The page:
Kelly was asked did he require anything else? "Yes, bring me some ice cream." The engine of his helicopter died as he was landing on the runway, with nothing left in the tank. Kelly calmly walked out of the helicopter surrounded by crash trucks and crews before the base commander walked up and handed him his ice cream.

In another mission, Kelly joined a search for a fixed-wing plane that had gone down. Kelly and his crew eventually located the crashed plane. As they circled the area discussing how to land. A round darted through the open cargo door crashing into the deckhead. Kelly responded by making a beeline for the crash area and successfully landed while taking fire from all angles. Once landed, all crew jumped out and immediately engaged enemy Vietcong in machine-gun fire while simultaneously rescuing the pilot & once again escaping to safety.

On the 1st of July 1964, Kelly was in the process of carrying out a hot landing. Kelly was advised to abort over the radio.

"When I have your wounded," replied Kelly followed by a sudden Silence. A bullet had traveled in the cargo door straight through Kelly's heart, killing him instantly. Another crew landed next to the crash site and attempted to revive Kelly to no avail.

The following day, a commander strolled in the office of Captain Patrick H Brady and flicked a bullet on his desk, and asked: "are you going to continue to keep flying so aggressively?"

Brady picked up the bullet and replied: "we are going to continue to fly exactly how Kelly taught us to fly, without hesitation, anytime, anywhere."

Major Charles L Kelly was buried with full military honours on the 15th of July 1964. Kelly was best described as "As a gruff, stubborn, dedicated soldier who let few obstacles prevent him from finishing a task."

In 2002, the documentary film "In the shadow of the blade" honoured Kelly's story.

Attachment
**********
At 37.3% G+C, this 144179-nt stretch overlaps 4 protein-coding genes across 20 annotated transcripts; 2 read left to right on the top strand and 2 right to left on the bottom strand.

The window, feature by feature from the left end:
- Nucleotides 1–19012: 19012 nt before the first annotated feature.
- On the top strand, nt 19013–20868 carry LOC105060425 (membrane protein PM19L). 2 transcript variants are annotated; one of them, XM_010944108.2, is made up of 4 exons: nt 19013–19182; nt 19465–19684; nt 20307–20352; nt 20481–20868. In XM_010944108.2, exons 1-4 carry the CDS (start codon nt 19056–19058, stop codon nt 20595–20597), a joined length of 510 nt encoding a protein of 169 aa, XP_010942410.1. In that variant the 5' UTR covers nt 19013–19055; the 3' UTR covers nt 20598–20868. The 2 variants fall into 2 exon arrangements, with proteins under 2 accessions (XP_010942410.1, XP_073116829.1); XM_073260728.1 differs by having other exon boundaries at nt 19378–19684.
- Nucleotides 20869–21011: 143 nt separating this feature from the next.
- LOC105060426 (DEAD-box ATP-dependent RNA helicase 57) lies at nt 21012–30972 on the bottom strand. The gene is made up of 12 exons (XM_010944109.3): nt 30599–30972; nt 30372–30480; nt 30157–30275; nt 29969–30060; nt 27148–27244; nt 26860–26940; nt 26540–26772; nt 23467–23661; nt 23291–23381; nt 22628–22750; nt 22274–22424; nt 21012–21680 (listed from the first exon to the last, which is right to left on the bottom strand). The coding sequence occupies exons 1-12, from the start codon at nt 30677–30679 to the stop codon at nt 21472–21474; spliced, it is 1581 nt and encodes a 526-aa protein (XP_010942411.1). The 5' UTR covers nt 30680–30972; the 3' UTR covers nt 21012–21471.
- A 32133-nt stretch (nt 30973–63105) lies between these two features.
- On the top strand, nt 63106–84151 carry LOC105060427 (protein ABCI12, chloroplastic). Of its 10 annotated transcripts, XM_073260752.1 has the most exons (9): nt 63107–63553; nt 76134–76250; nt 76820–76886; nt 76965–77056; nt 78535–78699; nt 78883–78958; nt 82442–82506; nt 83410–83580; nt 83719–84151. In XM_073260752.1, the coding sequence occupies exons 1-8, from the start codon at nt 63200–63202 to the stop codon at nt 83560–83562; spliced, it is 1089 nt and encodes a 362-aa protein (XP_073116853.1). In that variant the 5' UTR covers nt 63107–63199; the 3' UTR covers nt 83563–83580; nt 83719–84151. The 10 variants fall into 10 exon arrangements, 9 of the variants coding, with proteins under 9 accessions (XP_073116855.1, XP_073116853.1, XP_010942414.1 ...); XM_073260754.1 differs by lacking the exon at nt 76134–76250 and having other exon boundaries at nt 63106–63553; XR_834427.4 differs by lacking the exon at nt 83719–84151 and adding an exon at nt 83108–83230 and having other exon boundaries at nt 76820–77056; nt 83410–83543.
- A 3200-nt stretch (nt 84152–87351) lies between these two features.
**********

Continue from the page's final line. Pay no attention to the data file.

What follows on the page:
Distinguished cross citation:

The President of the United States of America, authorised by act of Congress, July 9, 1918 (amended by act of July 25, 1963) takes pride in presenting the distinguished service Cross (posthumously) to Major Charles L Kelly, United States army (medical corp) for extraordinary heroism in connection with military operations involving conflict with an armed hostile force in the republic of Vietnam, while serving as aircraft commander of the 57th medical detachment, on the 1st of July 1964. Major Kelly demonstrated exceptional courage, strong determination, & complete disregard for his own personal safety while participating in an aerial medical mission to evacuate wounded soldiers from an area under heavy attack from hostile forces. With unique professional skill & full knowledge of intense ground fire & the immediate proximity of the enemy, landed the unarmed helicopter ambulance close to the wounded men in the exposed area. Although the ground advisor warned him of the grave danger & recommended departure. Major Kelly refused to leave without the wounded soldiers & succeeded in loading them aboard the helicopter moments before he was mortally wounded by hostile gun fire. Major Kelly's extraordinary heroic action, valiant efforts, & deep concern for his fellow man are in the highest traditions of the United States army medical service, & the armed forces of his country.

  • Distinguished service Cross (flying class)
  • Silver Star.
  • Bronze star.
  • Purple heart.
  • Army commendation medal.
  • National order of Vietnam.
  • Vietnam Cross of Valour.
  • Distinguished service medal, 1st class.